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Early in the 19th century, growing American cities began to experience transportation problems. One solution was the horse-drawn streetcar, developed in 1832, but it soon proved inadequate. The first elevated train was transporting passengers above the streets of Manhattan by 1871; the first subway opened 25 years later in Boston; and similar systems soon followed in Philadelphia and Chicago. Rapid transit was confined to these few cities until after World War II, when a new generation of systems began to appear. In the 1970s, light rail became an economical alternative to conventional rapid transit. By century's end, some three dozen cities in the U.S., Canada, and Mexico operated metropolitan rapid transit or light rail systems that transported five billion urban passengers annually, and still more were under construction or planned.
These diverse systems include elevated lines ranging from Chicago's "L" to the fully automatic Skytrain metro of Vancouver, B.C.; subways from New York City's thundering tunnels—the world's largest underground system—to the thoroughly modern metro of Guadalajara; and light rail from lovingly restored New Orleans streetcars to the sleek, articulated vehicles of Silicon Valley.
Metropolitan Railways is a large-scale, extensively illustrated volume that deals with the growth and development of urban rail transit systems in North America. It traces the history of rail transit technology from such impractical early schemes as a proposed steam-powered "arcade railway" under New York's Broadway through today's sophisticated systems. Rapid transit enthusiasts as well as residents of cities that are potential candidates for rapid transit or light rail systems will find this book indispensable.
Preliminary Table of Contents:
1. THE QUEST FOR RAPID TRANSIT
2. THE ERA OF THE ELEVATED
3. RAPID TRANSIT GOES UNDERGROUND
4. RAPID TRANSIT AT MID-CENTURY: NEW SYSTEMS AND A NEW ERA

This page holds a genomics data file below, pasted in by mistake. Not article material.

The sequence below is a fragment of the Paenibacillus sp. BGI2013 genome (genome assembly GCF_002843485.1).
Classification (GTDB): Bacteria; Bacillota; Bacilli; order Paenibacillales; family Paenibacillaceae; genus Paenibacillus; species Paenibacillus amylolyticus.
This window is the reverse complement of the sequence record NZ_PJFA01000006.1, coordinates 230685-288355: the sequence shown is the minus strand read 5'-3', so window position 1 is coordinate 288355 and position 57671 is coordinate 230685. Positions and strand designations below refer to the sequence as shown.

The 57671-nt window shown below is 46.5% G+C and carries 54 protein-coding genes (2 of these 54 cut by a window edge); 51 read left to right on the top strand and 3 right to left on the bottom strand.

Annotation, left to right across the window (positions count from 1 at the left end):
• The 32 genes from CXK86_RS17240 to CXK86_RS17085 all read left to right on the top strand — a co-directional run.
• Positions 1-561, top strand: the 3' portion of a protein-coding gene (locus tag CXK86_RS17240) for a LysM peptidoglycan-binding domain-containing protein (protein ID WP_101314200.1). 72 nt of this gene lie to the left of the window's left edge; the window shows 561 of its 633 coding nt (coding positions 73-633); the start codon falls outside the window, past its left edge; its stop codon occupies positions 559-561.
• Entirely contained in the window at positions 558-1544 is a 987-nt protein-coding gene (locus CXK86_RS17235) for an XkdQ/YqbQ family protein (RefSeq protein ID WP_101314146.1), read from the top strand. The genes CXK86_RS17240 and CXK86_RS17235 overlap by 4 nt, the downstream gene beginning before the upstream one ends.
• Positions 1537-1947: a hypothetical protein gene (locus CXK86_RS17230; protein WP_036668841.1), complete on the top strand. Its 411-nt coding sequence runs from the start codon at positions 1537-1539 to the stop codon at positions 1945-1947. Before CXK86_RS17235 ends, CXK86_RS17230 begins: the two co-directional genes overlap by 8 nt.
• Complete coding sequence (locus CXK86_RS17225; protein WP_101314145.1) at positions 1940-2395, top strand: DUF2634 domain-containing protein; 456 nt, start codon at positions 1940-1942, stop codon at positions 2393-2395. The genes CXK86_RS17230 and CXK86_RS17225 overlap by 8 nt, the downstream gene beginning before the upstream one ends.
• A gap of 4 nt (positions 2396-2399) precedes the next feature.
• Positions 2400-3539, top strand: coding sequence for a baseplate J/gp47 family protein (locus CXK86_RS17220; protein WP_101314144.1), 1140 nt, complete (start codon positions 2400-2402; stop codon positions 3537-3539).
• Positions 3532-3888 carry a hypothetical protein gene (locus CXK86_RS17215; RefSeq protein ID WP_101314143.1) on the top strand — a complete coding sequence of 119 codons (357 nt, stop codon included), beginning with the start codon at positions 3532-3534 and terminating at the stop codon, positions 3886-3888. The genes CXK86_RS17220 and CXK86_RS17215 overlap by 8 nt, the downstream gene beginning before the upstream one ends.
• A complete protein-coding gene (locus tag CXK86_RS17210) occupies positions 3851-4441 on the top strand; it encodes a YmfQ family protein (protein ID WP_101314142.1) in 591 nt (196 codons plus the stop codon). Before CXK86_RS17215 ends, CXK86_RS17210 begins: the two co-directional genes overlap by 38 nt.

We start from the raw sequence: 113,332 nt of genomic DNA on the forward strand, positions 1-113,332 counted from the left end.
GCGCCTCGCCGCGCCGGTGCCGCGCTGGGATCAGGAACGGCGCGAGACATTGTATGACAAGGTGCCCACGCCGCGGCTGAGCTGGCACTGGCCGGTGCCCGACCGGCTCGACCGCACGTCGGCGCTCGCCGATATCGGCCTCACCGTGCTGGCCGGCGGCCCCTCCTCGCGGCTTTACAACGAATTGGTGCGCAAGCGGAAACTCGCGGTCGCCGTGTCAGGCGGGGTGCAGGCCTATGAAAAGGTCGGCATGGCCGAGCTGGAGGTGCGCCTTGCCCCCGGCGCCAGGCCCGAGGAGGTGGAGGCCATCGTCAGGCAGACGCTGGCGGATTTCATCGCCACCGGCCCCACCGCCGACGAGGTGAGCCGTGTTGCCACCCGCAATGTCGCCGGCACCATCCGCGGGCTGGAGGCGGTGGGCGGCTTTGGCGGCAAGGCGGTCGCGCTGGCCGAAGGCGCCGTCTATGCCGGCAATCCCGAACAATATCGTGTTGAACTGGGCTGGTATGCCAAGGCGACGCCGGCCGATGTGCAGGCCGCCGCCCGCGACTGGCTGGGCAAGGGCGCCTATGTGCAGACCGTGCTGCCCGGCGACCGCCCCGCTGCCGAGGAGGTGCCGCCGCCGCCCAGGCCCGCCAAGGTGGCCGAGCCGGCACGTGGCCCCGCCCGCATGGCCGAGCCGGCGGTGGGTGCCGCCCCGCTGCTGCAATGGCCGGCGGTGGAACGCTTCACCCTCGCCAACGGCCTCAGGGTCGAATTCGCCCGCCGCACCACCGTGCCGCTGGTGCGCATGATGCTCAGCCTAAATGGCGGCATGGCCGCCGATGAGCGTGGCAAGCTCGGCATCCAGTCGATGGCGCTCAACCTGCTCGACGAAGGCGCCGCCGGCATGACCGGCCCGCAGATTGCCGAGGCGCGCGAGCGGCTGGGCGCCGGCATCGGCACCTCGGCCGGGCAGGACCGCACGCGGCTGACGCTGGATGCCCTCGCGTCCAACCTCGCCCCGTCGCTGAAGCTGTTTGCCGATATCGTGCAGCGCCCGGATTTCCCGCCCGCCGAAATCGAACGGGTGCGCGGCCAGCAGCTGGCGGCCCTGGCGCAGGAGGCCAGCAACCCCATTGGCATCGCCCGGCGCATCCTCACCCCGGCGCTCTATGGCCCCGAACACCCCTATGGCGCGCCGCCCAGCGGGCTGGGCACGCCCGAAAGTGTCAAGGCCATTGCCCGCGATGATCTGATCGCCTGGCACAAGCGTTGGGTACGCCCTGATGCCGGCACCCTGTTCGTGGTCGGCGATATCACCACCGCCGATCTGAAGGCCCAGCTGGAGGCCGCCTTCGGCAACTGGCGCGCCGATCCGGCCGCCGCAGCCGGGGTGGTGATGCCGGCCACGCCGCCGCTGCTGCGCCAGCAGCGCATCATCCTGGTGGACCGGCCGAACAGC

5. NEW METRO TECHNOLOGIES
6. LIGHT RAIL TRANSIT: NEW LIFE FOR AN OLD TECHNOLOGY
7. CONVEYANCES FOR THE MULTITUDES
8. A METROPOLITAN RAILWAYS RENAISSANCE
APPENDIX A: THE TECHNOLOGY OF RAIL TRANSIT
APPENDIX B: NORTH AMERICAN METRO AND LIGHT RAIL TRANSIT
William D. Middleton, a transportation historian and journalist, is the author of 18 books, including The Time of the Trolley, The Interurban Era, and When the Steam Railroads Electrified, which together with Metropolitan Railways form a comprehensive illustrated history of electric railway transportation in North America.
"Middleton, a transportation historian, has written the definitive history of urban rail systems in North America. Although it looks like a coffee—table book, it is much, much more. There are long narrative chapters, short biographical sketches of major figures in the history of urban rail development, a set of appendixes devoted to rolling stock and track used in the various systems, and maps of all the current urban rail systems in North America. Middleton's survey begins with the horse—drawn street railways of New York and the various proposals floated throughout the early 19th century for inanimate sources of power for transit systems. He then describes and analyzes the development of elevated systems, subways, and finally the integrated systems that existed in most major US cities in the mid, 20th century. Latter chapters deal with how new heavy—rail systems were developed in the San Francisco Bay Area, Washington, DC, and other areas, while new light—rail systems were developed in Portland, Oregon, St. Louis, and other medium—sized cities. The major flaw of the book is that Middleton says very little about the decline and outright destruction of many urban rail systems since 1945. This reviewer hopes that this is the subject of his next book. Summing Up: Highly recommended. All collections."~L. D. Johnston, College of St. Benedict/St. John's University , Choice
"Middleton, a transportation historian, has written the definitive history of urban rail systems in North America. . . . Highly recommended. June 2003"~Choice